Review Of The State Of The Art In Autonomous Artificial Intelligence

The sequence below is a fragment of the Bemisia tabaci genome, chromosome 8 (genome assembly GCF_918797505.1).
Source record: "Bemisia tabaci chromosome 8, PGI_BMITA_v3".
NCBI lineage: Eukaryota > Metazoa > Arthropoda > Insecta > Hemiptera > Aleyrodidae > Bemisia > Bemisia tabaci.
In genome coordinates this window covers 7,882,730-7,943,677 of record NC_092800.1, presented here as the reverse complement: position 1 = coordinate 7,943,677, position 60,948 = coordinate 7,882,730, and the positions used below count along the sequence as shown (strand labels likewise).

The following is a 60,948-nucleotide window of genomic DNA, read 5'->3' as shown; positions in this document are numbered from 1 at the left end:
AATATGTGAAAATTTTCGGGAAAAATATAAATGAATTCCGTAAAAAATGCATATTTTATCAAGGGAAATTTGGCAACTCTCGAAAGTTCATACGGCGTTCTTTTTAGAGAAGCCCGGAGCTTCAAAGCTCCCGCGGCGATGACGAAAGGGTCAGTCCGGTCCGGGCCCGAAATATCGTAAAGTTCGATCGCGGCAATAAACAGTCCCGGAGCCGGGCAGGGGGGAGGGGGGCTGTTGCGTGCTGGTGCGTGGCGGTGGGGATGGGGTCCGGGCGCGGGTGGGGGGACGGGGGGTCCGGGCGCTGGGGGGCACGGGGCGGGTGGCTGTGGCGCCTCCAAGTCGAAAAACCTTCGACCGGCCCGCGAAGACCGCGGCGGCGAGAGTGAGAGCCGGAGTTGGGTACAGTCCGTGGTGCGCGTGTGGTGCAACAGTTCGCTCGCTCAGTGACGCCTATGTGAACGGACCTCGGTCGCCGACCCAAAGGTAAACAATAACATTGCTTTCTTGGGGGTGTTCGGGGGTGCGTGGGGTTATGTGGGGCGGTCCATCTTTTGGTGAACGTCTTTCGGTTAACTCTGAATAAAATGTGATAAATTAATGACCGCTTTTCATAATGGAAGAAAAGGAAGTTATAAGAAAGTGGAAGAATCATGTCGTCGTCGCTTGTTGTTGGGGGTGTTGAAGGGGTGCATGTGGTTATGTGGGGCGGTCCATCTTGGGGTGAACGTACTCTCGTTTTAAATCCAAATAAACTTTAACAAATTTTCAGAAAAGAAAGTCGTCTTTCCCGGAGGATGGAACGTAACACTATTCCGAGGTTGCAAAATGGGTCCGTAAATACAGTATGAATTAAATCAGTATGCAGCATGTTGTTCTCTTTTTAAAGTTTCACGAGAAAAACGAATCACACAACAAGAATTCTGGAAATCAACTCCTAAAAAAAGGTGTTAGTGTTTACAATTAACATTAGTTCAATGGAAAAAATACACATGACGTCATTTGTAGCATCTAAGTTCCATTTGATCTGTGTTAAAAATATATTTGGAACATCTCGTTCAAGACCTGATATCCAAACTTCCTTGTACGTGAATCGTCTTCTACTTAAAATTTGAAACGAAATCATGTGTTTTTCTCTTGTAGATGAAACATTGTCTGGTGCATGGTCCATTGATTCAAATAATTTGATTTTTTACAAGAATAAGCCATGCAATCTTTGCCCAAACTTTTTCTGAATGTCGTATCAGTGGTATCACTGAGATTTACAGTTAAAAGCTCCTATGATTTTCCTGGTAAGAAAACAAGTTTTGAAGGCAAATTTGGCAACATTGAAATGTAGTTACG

AI and IGINAL RESEARCHReview of the state of the art in autonomous artificial intelligencePetar Radanliev1 · David De Roure1Received: 5 March 2022 / Accepted: 16 May 2022 The Author(s) 2022AbstractThis article presents a new design for autonomous artificial intelligence (AI), based on the state-of-the-art algorithms, anddescribes a new autonomous AI system called ‘AutoAI’. The methodology is used to assemble the design founded on selfimproved algorithms that use new and emerging sources of data (NEFD). The objective of the article is to conceptualise thedesign of a novel AutoAI algorithm. The conceptual approach is used to advance into building new and improved algorithms.The article integrates and consolidates the findings from existing literature and advances the AutoAI design into (1) usingnew and emerging sources of data for teaching and training AI algorithms and (2) enabling AI algorithms to use automatedtools for training new and improved algorithms. This approach is going beyond the state-of-the-art in AI algorithms andsuggests a design that enables autonomous algorithms to self-optimise and self-adapt, and on a higher level, be capable toself-procreate.Keywords Artificial intelligence · Autonomous systems · New and emerging forms of data · AI algorithms conceptualdesign1 IntroductionThe topic of artificial intelligence (AI) becoming autonomous has been discussed since the 1960s. This articlereviews the current state-of-the-art in autonomous AI, witha specific focus on data preparation, feature engineering andautomatic hyperparameter optimisation. Hence, this articlereviews and synthesises literature and knowledge from thelast decade and beyond. Using synthesised knowledge formthe reviewed studies, the article presents multiple algorithmsand tools in a conceptual design, to provide a new solutionfor automating these problems. The conceptual design usesexisting AutoML techniques as the baseline for automatingand assembling AI algorithms, resulting with AutoAI designsuperior to current AutoML. To build the AutoAI, modernAI tools can be used in combination with new and emergingforms of data (NEFD). The targets of automation are set toautonomous: data preparation, feature engineering, hyperparameter optimisation, and model selection for pipelineoptimisation. The design is addressing the most important* Petar of Engineering Sciences, University of Oxford,Oxford OX1 3QG, England, UKchallenge in the future development and application of novelcompact and more efficient AI algorithms—namely, theself-procreation of AI systems. The design consists of fourPhases, each Phase addressing a number of specific obstacles(O). The design initiates with constructing training scenariosin Phase 1 that will teach the AI algorithm to use the OSINT(Big Data) for automatic ingestion of raw data from new andemerging forms of miscellaneous data formats. In Phase 2the iterative method is be used to assemble and integrateautonomous feature selection and feature extraction—fromweb sites, DNS records, and OSINT sources, building uponthe knowledge from autonomous data preparation and theautomated feature engineering. In Phase 3 specific scenariosbased on biological behaviours are designed for automatichyperparameter optimisation at scale. In Phase 4 a new automated model selection is designed for pipeline optimisation.The design follows guidance from recent literature on fairness and ethics in AI design [1].2  MethodologyThis article integrates the distant fields of mathematical,computer and engineering sciences. The research has beendesigned with an iterative methodology, and lessons learned13Vol.:(0123456789)